Advertisement

Regional-surface-based registration for image-guided neurosurgery: effects of scan modes on registration accuracy

  • Yuan Dong
  • Chenxi ZhangEmail author
  • Dafeng Ji
  • Manning Wang
  • Zhijian SongEmail author
Original Article

Abstract

Purpose

The conventional surface-based method only registers the facial zone with preoperative point cloud, resulting in low accuracy away from the facial area. Acquiring a point cloud of the entire head for registration can improve registration accuracy in all parts of the head. However, it takes a long time to collect a point cloud of the entire head. It may be more practical to selectively scan part of the head to ensure high registration accuracy in the surgical area of interest. In this study, we investigate the effects of different scan regions on registration errors in different target areas when using a surface-based registration method.

Methods

We first evaluated the correlation between the laser scan resolution and registration accuracy to determine an appropriate scan resolution. Then, with the appropriate resolution, we explored the effects of scan modes on registration error in computer simulation experiments, phantom experiments and two clinical cases. The scan modes were designed based on different combinations of five zones of the head surface, i.e., the sphenoid-frontal zone, parietal zone, left temporal zone, right temporal zone and occipital zone. In the phantom experiment, a handheld scanner was used to acquire a point cloud of the head. A head model containing several tumors was designed, enabling us to calculate the target registration errors deep in the brain to evaluate the effect of regional-surface-based registration.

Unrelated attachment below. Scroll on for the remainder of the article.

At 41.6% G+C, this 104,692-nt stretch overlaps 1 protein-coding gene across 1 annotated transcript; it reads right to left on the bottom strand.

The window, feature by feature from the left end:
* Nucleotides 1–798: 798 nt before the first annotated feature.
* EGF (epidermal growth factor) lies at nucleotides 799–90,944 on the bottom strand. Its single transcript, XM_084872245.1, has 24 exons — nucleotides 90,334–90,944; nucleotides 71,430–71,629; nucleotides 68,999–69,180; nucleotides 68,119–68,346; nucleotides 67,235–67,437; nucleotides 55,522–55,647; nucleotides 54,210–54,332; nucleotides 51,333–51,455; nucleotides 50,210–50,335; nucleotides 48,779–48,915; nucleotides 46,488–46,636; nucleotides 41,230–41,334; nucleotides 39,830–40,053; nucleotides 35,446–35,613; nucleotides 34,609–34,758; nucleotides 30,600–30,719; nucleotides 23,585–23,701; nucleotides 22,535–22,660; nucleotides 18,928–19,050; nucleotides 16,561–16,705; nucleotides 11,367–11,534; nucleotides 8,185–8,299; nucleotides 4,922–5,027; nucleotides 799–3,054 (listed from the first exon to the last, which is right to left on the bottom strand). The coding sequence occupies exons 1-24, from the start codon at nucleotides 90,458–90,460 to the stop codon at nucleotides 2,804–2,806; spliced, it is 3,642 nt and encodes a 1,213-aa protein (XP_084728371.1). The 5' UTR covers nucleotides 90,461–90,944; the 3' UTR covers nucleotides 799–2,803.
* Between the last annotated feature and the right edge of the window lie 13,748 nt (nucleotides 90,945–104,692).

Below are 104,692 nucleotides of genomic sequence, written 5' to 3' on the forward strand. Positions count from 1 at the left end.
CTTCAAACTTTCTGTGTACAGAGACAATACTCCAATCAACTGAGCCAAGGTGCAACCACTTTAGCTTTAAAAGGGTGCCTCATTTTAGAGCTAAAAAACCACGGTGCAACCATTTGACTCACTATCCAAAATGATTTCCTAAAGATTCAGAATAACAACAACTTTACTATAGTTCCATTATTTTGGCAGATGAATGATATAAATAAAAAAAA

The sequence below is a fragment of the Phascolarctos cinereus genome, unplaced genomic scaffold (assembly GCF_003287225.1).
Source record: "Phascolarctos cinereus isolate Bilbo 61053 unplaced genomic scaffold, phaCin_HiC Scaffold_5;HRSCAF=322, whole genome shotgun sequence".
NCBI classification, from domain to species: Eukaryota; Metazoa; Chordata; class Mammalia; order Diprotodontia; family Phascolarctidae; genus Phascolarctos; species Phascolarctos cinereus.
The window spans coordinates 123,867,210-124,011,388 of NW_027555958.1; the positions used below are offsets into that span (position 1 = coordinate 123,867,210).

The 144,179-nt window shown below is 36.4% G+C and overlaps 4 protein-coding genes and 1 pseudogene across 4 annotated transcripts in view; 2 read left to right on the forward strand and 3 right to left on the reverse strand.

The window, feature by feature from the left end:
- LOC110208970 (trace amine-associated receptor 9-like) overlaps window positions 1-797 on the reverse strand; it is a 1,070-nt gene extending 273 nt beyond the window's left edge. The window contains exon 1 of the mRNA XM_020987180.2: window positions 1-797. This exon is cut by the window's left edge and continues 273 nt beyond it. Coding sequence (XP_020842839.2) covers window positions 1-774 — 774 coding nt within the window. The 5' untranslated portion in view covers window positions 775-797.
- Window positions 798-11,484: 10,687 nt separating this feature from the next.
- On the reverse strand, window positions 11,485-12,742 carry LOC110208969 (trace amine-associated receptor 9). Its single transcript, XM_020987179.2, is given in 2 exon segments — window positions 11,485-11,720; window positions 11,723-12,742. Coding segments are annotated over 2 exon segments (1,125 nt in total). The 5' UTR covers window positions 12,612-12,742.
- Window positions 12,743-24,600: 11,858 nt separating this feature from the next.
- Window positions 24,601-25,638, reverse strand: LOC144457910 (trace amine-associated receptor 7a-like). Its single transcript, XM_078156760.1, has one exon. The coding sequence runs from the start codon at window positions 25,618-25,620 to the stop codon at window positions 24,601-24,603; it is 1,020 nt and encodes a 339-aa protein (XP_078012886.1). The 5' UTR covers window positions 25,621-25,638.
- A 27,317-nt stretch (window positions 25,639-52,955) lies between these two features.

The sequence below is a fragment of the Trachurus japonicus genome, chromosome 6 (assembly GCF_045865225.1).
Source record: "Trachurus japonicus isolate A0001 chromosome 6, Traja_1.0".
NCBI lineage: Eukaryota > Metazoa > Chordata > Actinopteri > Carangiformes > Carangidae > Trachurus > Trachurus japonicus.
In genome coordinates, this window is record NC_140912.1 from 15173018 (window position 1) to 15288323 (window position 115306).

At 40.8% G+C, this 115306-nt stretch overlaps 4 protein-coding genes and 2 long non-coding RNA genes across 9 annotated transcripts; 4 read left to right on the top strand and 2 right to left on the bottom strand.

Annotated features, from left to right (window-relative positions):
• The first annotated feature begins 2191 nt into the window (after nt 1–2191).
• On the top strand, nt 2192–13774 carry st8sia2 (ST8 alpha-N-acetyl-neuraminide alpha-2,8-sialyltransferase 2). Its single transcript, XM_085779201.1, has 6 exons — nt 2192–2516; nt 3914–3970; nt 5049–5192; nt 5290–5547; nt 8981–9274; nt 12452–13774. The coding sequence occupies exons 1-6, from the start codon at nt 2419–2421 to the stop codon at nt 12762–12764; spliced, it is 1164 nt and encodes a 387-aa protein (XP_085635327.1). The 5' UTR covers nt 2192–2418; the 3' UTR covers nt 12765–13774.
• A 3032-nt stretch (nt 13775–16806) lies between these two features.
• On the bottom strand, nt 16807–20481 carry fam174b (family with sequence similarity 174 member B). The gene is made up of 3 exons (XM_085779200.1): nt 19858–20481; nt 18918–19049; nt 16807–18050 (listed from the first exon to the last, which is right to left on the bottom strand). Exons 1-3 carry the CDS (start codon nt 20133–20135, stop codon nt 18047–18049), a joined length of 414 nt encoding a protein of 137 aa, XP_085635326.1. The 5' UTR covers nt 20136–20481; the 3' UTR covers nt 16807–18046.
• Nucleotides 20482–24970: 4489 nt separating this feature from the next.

Result

The optimal scan modes for tumors located in the sphenoid-frontal, parietal and temporal areas are mode 4 (i.e., simultaneously scanning the sphenoid-frontal zone and the temporal zone), mode 4 and mode 6 (i.e., simultaneously scanning the sphenoid-frontal zone, the temporal zone and the parietal zone), respectively. For the tumor located in the occipital area, no modes were able to achieve reliable accuracy.

Conclusion

The results show that selecting an appropriate scan resolution and scan mode can achieve reliable accuracy for use in sphenoid-frontal, parietal and temporal area surgeries while effectively reducing the operation time.

Keywords

Image-guided neurosurgery Regional-surface-based registration Point-based registration Target registration error 

Notes

Funding

This study was funded by the Shanghai Natural Science Foundation (Grant No. 17ZR1401500), and by the National Natural Science Foundation of China (Grant No. 81471758).

Compliance with ethical standards

Conflict of interest

The authors declare that they have no conflict of interest.

Ethical approval

All procedures performed in studies involving human participants were in accordance with the ethical standards of the institutional and/or national research committee and with the 1964 Helsinki Declaration and its later amendments or comparable ethical standards.

References

  1. 1.
    Peters TM (2006) Image-guidance for surgical procedures. Phys Med Biol 51(14):R505–R540CrossRefGoogle Scholar
  2. 2.
    Maurer CR, Fitzpatrick JM, Wang MY, Galloway RL, Maciunas RJ, Allen GS (1997) Registration of head volume images using implantable fiducial markers. IEEE Trans Med Imaging 16:447–462CrossRefGoogle Scholar
  3. 3.
    Mascott CR, Sol JC, Bousquet P, Lagarrigue J, Lazorthes Y, Lauwers-Cances V (2006) Quantification of true in vivo application accuracy in cranial image-guided surgery: influence of mode of patient registration. Neurosurgery 59:146–156Google Scholar
  4. 4.
    Mascott CR (2006) In vivo accuracy of image guidance performed using optical tracking and optimized registration. J Neurosurg 105:561–567CrossRefGoogle Scholar
  5. 5.
    Manning W, Zhijian S (2010) Distribution templates of the fiducial points in image-guided neurosurgery. Neurosurgery 66:143–151Google Scholar